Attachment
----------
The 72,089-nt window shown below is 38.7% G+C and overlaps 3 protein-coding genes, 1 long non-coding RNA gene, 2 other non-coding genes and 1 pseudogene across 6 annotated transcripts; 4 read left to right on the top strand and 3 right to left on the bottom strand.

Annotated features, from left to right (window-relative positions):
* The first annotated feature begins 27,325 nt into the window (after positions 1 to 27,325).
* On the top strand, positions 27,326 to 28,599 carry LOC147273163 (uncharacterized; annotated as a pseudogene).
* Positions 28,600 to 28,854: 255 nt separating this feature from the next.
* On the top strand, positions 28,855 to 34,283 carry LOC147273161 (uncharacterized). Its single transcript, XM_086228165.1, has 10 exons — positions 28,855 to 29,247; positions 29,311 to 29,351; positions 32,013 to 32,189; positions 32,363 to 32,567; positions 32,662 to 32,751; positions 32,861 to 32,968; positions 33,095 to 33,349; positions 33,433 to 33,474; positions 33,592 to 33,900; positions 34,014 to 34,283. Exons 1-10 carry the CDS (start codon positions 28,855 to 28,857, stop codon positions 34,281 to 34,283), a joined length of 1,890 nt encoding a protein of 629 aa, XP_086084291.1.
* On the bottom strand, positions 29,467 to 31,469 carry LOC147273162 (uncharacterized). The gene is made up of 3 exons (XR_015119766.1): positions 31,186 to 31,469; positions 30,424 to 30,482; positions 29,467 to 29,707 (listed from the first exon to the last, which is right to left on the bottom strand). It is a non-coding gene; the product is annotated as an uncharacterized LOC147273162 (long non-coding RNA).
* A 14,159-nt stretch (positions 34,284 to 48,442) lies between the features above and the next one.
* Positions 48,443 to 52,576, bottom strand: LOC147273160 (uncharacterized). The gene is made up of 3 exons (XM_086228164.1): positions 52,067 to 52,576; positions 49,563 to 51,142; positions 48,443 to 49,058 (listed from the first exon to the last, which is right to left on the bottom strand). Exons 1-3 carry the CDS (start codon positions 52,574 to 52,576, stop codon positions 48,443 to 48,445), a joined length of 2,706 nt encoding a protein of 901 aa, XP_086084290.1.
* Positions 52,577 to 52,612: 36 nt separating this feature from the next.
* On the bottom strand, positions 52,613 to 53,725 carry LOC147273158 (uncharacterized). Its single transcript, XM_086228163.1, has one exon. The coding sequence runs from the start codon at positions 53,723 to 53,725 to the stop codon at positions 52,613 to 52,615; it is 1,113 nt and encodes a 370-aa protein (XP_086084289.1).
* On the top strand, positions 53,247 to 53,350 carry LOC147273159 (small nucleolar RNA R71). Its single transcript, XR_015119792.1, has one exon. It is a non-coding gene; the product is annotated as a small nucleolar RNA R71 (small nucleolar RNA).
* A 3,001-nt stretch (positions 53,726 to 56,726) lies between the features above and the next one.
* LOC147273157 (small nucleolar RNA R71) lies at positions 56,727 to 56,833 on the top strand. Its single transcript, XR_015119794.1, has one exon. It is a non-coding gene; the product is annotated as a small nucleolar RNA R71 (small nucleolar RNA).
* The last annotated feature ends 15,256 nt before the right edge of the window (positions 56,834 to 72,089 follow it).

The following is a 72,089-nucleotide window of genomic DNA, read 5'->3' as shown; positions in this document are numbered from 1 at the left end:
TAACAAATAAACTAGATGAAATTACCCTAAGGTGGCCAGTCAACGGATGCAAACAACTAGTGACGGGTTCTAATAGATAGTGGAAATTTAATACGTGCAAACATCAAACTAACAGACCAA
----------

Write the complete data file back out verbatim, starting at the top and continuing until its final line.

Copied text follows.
The 72,089-nt window shown below is 38.7% G+C and overlaps 3 protein-coding genes, 1 long non-coding RNA gene, 2 other non-coding genes and 1 pseudogene across 6 annotated transcripts; 4 read left to right on the top strand and 3 right to left on the bottom strand.

Annotated features, from left to right (window-relative positions):
* The first annotated feature begins 27,325 nt into the window (after positions 1 to 27,325).
* On the top strand, positions 27,326 to 28,599 carry LOC147273163 (uncharacterized; annotated as a pseudogene).
* Positions 28,600 to 28,854: 255 nt separating this feature from the next.
* On the top strand, positions 28,855 to 34,283 carry LOC147273161 (uncharacterized). Its single transcript, XM_086228165.1, has 10 exons — positions 28,855 to 29,247; positions 29,311 to 29,351; positions 32,013 to 32,189; positions 32,363 to 32,567; positions 32,662 to 32,751; positions 32,861 to 32,968; positions 33,095 to 33,349; positions 33,433 to 33,474; positions 33,592 to 33,900; positions 34,014 to 34,283. Exons 1-10 carry the CDS (start codon positions 28,855 to 28,857, stop codon positions 34,281 to 34,283), a joined length of 1,890 nt encoding a protein of 629 aa, XP_086084291.1.
* On the bottom strand, positions 29,467 to 31,469 carry LOC147273162 (uncharacterized). The gene is made up of 3 exons (XR_015119766.1): positions 31,186 to 31,469; positions 30,424 to 30,482; positions 29,467 to 29,707 (listed from the first exon to the last, which is right to left on the bottom strand). It is a non-coding gene; the product is annotated as an uncharacterized LOC147273162 (long non-coding RNA).
* A 14,159-nt stretch (positions 34,284 to 48,442) lies between the features above and the next one.
* Positions 48,443 to 52,576, bottom strand: LOC147273160 (uncharacterized). The gene is made up of 3 exons (XM_086228164.1): positions 52,067 to 52,576; positions 49,563 to 51,142; positions 48,443 to 49,058 (listed from the first exon to the last, which is right to left on the bottom strand). Exons 1-3 carry the CDS (start codon positions 52,574 to 52,576, stop codon positions 48,443 to 48,445), a joined length of 2,706 nt encoding a protein of 901 aa, XP_086084290.1.
* Positions 52,577 to 52,612: 36 nt separating this feature from the next.
* On the bottom strand, positions 52,613 to 53,725 carry LOC147273158 (uncharacterized). Its single transcript, XM_086228163.1, has one exon. The coding sequence runs from the start codon at positions 53,723 to 53,725 to the stop codon at positions 52,613 to 52,615; it is 1,113 nt and encodes a 370-aa protein (XP_086084289.1).
* On the top strand, positions 53,247 to 53,350 carry LOC147273159 (small nucleolar RNA R71). Its single transcript, XR_015119792.1, has one exon. It is a non-coding gene; the product is annotated as a small nucleolar RNA R71 (small nucleolar RNA).
* A 3,001-nt stretch (positions 53,726 to 56,726) lies between the features above and the next one.
* LOC147273157 (small nucleolar RNA R71) lies at positions 56,727 to 56,833 on the top strand. Its single transcript, XR_015119794.1, has one exon. It is a non-coding gene; the product is annotated as a small nucleolar RNA R71 (small nucleolar RNA).
* The last annotated feature ends 15,256 nt before the right edge of the window (positions 56,834 to 72,089 follow it).

The following is a 72,089-nucleotide window of genomic DNA, read 5'->3' as shown; positions in this document are numbered from 1 at the left end:
TAACAAATAAACTAGATGAAATTACCCTAAGGTGGCCAGTCAACGGATGCAAACAACTAGTGACGGGTTCTAATAGATAGTGGAAATTTAATACGTGCAAACATCAAACTAACAGACCAA